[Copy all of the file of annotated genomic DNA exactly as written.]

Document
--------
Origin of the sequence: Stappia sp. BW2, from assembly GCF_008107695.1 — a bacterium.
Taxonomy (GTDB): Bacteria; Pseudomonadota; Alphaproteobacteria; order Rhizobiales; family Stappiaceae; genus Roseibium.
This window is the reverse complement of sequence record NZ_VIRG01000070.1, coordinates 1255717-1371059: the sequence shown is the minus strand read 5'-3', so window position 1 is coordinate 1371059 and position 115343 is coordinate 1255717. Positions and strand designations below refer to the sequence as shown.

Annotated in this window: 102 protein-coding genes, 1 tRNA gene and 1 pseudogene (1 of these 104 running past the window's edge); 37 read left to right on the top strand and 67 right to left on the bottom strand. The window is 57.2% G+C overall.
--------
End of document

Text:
Origin of the sequence: Stappia sp. BW2, from assembly GCF_008107695.1 — a bacterium.
Taxonomy (GTDB): Bacteria; Pseudomonadota; Alphaproteobacteria; order Rhizobiales; family Stappiaceae; genus Roseibium.
This window is the reverse complement of sequence record NZ_VIRG01000070.1, coordinates 1255717-1371059: the sequence shown is the minus strand read 5'-3', so window position 1 is coordinate 1371059 and position 115343 is coordinate 1255717. Positions and strand designations below refer to the sequence as shown.

Annotated in this window: 102 protein-coding genes, 1 tRNA gene and 1 pseudogene (1 of these 104 running past the window's edge); 37 read left to right on the top strand and 67 right to left on the bottom strand. The window is 57.2% G+C overall.